Presumably, she later becomes a prostitute. Much reference is made to her hardened, defensive personality, and Hallie later says that he knows her, saying, “You were a… and now you’re married to Tom Stone!”, to which she replies, “Please, don’t tell Tom”.

She moves to England, and tries to remove all her ties to her past. She changes her voice, her accent, and never talks of her past. Then, she and Tom get married in Fiji. But Hallie is there, an old friend of her brother. He may or may not have been the guy whose real name she never knew, who abused her back when she was 14. But either way, he knows about her and her reputation, which is what Simon hears in LA, and tells Kate, who then reports it to Tom. Simon calls him a drunk and a power freak, saying horrible things, which Tom later admits, he doesn’t think were made up.

When Hallie meets Ann in Fiji, everyone is drunk, Tom is off being entertained by the locals, leaving Hallie to hit on Ann. Maybe he was the guy from that time, she doesn’t know, she’s shut off that part of her mind. But he does seem to recognize the scar on her leg, calling it a “botch job”. He then forces himself onto her, after which she returns to her place, upset, in a daze, first trying to enter rooms which are not hers. She gets back, washes out her mouth, cuts open her scar, and locks herself up, crying. When Tom finally manages to get back to her, she is in a withdrawn state with scabs around her mouth, and insists that they leave Fiji and Hallie.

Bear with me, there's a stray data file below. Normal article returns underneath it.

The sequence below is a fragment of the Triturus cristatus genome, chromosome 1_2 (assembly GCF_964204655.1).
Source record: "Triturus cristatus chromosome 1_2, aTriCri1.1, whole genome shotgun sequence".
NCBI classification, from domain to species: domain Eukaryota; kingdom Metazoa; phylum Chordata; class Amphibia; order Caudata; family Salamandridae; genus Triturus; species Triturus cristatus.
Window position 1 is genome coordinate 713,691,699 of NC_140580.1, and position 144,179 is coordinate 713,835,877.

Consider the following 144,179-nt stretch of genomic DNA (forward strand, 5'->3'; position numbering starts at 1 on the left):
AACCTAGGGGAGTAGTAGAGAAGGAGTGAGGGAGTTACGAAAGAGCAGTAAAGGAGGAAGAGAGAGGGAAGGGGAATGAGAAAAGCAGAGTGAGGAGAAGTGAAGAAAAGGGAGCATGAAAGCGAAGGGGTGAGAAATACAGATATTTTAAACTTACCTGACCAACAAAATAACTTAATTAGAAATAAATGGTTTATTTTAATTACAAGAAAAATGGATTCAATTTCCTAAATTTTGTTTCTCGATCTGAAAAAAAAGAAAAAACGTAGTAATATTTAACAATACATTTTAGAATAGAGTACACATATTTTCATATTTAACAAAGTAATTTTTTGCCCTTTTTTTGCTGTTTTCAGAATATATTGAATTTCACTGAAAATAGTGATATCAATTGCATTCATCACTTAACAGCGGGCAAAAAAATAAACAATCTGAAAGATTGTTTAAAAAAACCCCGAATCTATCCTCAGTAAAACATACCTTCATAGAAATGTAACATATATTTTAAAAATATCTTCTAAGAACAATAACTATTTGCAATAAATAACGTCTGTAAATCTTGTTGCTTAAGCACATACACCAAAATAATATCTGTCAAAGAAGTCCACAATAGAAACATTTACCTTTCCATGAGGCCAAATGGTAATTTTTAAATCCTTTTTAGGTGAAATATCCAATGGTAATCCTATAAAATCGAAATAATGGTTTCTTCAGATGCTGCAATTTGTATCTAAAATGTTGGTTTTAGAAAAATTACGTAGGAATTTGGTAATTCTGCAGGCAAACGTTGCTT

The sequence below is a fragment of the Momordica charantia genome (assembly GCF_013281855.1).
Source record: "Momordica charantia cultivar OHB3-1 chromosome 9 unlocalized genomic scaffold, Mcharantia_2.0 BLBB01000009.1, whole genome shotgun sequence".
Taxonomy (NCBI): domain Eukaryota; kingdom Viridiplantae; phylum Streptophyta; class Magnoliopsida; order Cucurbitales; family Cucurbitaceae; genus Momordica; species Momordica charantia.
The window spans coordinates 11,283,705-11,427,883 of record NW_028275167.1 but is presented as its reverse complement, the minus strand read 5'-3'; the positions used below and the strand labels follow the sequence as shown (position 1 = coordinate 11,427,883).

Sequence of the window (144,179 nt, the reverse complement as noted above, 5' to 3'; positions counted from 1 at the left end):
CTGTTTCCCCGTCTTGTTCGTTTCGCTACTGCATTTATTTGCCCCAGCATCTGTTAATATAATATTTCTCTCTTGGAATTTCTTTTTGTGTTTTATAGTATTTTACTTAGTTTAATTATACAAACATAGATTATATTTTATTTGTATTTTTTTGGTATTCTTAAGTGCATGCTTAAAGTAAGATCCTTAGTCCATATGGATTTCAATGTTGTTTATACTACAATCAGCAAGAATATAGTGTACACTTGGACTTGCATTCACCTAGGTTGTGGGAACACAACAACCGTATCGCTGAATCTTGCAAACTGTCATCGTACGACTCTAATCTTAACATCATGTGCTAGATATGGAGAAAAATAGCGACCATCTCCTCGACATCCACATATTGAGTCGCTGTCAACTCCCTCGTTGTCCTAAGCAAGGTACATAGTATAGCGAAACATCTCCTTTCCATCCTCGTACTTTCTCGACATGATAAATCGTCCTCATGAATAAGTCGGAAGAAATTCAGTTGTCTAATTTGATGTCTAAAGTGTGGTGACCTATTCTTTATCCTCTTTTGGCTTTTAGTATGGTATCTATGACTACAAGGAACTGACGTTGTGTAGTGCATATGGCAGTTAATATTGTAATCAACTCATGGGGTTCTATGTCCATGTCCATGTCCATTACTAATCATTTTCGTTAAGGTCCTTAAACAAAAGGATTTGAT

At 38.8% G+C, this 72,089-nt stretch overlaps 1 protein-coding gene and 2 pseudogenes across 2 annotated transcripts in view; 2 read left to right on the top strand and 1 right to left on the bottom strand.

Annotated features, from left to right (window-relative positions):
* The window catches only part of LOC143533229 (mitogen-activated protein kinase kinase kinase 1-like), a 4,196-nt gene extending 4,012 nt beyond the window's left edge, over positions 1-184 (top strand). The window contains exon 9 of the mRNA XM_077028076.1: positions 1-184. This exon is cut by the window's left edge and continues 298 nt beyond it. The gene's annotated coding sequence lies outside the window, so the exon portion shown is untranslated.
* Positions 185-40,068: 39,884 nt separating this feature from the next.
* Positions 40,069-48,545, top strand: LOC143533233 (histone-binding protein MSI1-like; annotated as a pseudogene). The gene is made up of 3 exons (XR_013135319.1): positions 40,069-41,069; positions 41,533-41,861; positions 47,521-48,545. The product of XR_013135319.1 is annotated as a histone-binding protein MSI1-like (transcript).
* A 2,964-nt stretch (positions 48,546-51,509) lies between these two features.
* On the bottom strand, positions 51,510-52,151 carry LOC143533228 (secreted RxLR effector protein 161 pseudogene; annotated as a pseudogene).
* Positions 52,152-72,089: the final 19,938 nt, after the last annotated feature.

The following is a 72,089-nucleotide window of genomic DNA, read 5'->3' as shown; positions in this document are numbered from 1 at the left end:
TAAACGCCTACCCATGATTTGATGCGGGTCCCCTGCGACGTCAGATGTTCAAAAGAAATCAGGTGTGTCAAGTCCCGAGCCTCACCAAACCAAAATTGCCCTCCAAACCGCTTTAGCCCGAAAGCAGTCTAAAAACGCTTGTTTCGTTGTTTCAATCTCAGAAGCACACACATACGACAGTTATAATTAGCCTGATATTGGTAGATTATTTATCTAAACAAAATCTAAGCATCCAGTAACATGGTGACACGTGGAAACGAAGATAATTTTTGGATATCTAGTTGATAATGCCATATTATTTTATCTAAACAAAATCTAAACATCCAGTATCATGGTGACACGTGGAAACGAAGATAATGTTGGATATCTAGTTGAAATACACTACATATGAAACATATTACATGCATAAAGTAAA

Everything is forgotten, until Hallie turns up one day at the hospital where Ann works for his skin cancer removal, and she sees him. Maybe he tries to talk to her, but the result is that she needs to leave. She invents the story about the homeless man, leaves work early, and is in the crash.

Seeing Hallie, the trauma of the crash, and the hormones of pregnancy start to work on her, and when she starts being asked about the Man, she imagines him into reality, as a manifestation of her fears, who encroaches closer and closer into her personal life as money issues get more desperate and the pregnancy gets closer. She also starts to sense other things, such as the ants and the smells in the kitchen. She even begins to hear the voice of the man, verbalizing it herself in nonsensical speech.

When she returns home one day, and overhears Tom talking to Hallie on the phone, she loses it, collapses and this is really the tipping point for her. She cuts her leg again. When, a few days later, she gets a phone call from Hallie’s office for Tom, all denial is erased as she realizes with certainty that Hallie has well and truly come back into her home. By the time Tom gets home, Ann has cut off all her hair, and put a chair under the door to the room she thinks the Man is in. She is now totally unhinged, and when Tom confronts her with Hallie’s name, she drifts off unnoticed, and drops herself out their bedroom window, the one window which was not barred shut.

The typewritten pieces are interesting. I thought that they were Tom’s attempt at writing the Fiji script, or at viewing things from her point of view (they are titled NAMW, and may have been another way to try to understand her), but there seem to be things in there which Tom could not have known. The very last line is the line of random letters and symbols Ann has written by punching the keyboard in her final hours before her suicide. Did she write the whole thing? I’m not sure anymore. But I’m interested to see what other people think?